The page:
Fish dries out easily, so it is often cooked in a protective case. The simplest is a case made from parchment paper; the fish is enclosed with flavorings like herbs, chopped garlic, shallot, ginger, sliced mushrooms, a julienne of mixed vegetables, or a sprinkling of breadcrumbs. Shrimp and other shellfish can be cooked in this manner as well.
Traditionally, the paper is cut into a heart shape and folded to form a package (the French say papillote) around the fish. In the oven's heat, the ingredients steam and the flavors mingle. When the fish is cooked, the package browns and puffs to a balloon, which releases a rich aroma when opened. Rice pilaf or small, precooked vegetables can be added to the package, making it the ultimate one-dish individual serving.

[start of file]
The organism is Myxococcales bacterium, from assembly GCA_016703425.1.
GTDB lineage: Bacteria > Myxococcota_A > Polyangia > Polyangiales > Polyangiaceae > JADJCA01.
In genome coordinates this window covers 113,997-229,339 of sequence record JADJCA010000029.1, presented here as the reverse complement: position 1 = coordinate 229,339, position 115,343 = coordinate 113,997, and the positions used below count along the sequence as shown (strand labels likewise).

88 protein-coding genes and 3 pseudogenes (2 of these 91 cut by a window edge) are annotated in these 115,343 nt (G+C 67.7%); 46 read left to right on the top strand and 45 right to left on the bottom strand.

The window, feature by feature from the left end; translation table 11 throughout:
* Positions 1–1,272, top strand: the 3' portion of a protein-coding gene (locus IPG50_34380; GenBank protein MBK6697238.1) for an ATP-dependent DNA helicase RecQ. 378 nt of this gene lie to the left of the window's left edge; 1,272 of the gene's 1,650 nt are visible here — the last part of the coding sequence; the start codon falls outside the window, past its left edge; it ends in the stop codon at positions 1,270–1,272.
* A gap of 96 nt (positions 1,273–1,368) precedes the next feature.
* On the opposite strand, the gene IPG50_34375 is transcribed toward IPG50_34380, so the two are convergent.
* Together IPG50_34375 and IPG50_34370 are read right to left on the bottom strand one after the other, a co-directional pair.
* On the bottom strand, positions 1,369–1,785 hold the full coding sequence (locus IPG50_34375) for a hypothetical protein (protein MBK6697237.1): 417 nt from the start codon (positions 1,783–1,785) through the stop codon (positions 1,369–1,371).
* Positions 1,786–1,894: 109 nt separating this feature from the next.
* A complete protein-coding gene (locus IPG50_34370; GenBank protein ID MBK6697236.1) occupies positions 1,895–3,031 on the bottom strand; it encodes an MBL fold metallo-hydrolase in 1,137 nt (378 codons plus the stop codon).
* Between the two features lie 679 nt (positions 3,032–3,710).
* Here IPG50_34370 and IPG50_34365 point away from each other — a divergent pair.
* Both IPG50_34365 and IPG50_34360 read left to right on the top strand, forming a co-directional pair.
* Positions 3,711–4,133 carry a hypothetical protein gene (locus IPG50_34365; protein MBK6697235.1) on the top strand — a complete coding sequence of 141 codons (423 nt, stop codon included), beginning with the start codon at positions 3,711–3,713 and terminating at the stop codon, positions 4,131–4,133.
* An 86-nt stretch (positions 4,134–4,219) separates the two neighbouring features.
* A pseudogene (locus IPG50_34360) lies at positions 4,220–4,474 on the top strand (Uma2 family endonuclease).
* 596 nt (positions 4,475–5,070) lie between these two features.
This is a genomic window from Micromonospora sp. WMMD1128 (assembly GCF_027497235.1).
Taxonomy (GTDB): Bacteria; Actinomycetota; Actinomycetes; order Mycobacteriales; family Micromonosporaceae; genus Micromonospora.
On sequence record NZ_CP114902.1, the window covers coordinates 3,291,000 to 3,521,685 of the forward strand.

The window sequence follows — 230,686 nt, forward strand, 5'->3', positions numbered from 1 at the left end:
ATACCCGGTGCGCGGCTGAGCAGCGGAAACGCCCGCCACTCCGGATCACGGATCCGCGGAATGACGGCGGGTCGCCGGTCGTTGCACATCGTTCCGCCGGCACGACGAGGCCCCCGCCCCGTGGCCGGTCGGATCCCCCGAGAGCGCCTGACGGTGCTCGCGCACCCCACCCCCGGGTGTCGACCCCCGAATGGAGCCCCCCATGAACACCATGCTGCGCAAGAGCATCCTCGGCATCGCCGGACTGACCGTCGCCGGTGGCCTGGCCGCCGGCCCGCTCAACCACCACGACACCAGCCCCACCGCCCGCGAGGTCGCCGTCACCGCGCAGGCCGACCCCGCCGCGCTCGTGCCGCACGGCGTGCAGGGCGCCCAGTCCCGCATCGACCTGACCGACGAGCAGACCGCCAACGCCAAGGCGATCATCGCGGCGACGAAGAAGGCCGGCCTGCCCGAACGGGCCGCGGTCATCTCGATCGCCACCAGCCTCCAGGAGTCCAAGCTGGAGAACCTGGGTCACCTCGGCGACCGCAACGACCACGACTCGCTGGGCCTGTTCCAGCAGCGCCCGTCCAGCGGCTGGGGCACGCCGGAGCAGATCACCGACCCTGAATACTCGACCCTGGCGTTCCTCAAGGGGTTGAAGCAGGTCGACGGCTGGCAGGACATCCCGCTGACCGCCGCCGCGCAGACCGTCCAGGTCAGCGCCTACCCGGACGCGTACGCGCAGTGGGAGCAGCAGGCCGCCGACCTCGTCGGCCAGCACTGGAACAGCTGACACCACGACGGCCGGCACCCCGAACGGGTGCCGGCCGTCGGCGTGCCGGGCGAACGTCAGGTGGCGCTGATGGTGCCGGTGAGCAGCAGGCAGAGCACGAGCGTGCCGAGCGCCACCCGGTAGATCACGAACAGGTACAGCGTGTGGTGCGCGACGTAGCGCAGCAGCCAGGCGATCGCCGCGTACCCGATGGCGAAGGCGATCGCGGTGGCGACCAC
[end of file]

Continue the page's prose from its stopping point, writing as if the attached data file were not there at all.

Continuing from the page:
Most fish (other than the oily ones) can be cooked in paper; usually fish fillets or steaks are used, but small whole fish can also be baked this way as well. Anne Willan’s LaVarenne Pratique, an essential culinary reference book for both novice and expert cooks, shares these tips for peeling boiled eggs.
Fold a large sheet of parchment paper in half and cut round it to make a heart shape when unfolded. It should be at least two inches larger than the fish. Brush the paper with butter. Set the fish on one half of the paper with salt, pepper, and flavorings.
(Credit: Flickr/Mallory Dash/total noms)
Fold the other side over it and make small pleats to seal the two edges, starting at the curve of the heart. Brush the outside of the package with butter so that it browns well.
Transfer the package to a baking sheet and bake in a preheated oven at 350 degrees Fahrenheit until puffed and brown, 15 to 25 minutes depending on the size of the fish. Break or cut open the package at the table.
Kristie Collado is The Daily Meal's Cook Editor. Follow her on Twitter @KColladoCook.